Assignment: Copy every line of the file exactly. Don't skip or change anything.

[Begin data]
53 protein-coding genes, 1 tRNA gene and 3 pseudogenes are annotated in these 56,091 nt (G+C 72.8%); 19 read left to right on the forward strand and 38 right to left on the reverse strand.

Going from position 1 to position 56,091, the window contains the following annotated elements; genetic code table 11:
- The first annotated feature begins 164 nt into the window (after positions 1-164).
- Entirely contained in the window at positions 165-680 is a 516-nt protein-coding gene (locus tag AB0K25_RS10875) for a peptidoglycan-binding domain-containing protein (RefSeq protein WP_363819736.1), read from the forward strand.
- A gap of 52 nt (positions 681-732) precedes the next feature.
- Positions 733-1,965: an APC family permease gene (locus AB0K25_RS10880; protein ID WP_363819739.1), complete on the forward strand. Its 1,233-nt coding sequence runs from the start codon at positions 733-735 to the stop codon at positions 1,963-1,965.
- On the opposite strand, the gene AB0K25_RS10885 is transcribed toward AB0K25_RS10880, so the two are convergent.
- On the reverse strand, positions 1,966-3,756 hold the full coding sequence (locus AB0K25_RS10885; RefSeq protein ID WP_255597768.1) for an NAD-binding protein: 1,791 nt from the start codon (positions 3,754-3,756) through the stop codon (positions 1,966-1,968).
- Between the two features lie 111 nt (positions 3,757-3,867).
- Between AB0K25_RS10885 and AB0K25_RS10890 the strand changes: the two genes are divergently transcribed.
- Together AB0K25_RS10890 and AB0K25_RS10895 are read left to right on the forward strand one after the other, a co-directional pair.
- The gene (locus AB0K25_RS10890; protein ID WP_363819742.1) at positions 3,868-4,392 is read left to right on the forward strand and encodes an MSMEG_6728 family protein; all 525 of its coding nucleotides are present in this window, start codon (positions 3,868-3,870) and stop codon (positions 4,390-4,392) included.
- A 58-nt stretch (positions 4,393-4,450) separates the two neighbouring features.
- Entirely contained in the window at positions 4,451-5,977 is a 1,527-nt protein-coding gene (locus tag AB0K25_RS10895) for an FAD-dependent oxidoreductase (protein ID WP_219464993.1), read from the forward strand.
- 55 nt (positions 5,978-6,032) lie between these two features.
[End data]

53 protein-coding genes, 1 tRNA gene and 3 pseudogenes are annotated in these 56,091 nt (G+C 72.8%); 19 read left to right on the forward strand and 38 right to left on the reverse strand.

Going from position 1 to position 56,091, the window contains the following annotated elements; genetic code table 11:
- The first annotated feature begins 164 nt into the window (after positions 1-164).
- Entirely contained in the window at positions 165-680 is a 516-nt protein-coding gene (locus tag AB0K25_RS10875) for a peptidoglycan-binding domain-containing protein (RefSeq protein WP_363819736.1), read from the forward strand.
- A gap of 52 nt (positions 681-732) precedes the next feature.
- Positions 733-1,965: an APC family permease gene (locus AB0K25_RS10880; protein ID WP_363819739.1), complete on the forward strand. Its 1,233-nt coding sequence runs from the start codon at positions 733-735 to the stop codon at positions 1,963-1,965.
- On the opposite strand, the gene AB0K25_RS10885 is transcribed toward AB0K25_RS10880, so the two are convergent.
- On the reverse strand, positions 1,966-3,756 hold the full coding sequence (locus AB0K25_RS10885; RefSeq protein ID WP_255597768.1) for an NAD-binding protein: 1,791 nt from the start codon (positions 3,754-3,756) through the stop codon (positions 1,966-1,968).
- Between the two features lie 111 nt (positions 3,757-3,867).
- Between AB0K25_RS10885 and AB0K25_RS10890 the strand changes: the two genes are divergently transcribed.
- Together AB0K25_RS10890 and AB0K25_RS10895 are read left to right on the forward strand one after the other, a co-directional pair.
- The gene (locus AB0K25_RS10890; protein ID WP_363819742.1) at positions 3,868-4,392 is read left to right on the forward strand and encodes an MSMEG_6728 family protein; all 525 of its coding nucleotides are present in this window, start codon (positions 3,868-3,870) and stop codon (positions 4,390-4,392) included.
- A 58-nt stretch (positions 4,393-4,450) separates the two neighbouring features.
- Entirely contained in the window at positions 4,451-5,977 is a 1,527-nt protein-coding gene (locus tag AB0K25_RS10895) for an FAD-dependent oxidoreductase (protein ID WP_219464993.1), read from the forward strand.
- 55 nt (positions 5,978-6,032) lie between these two features.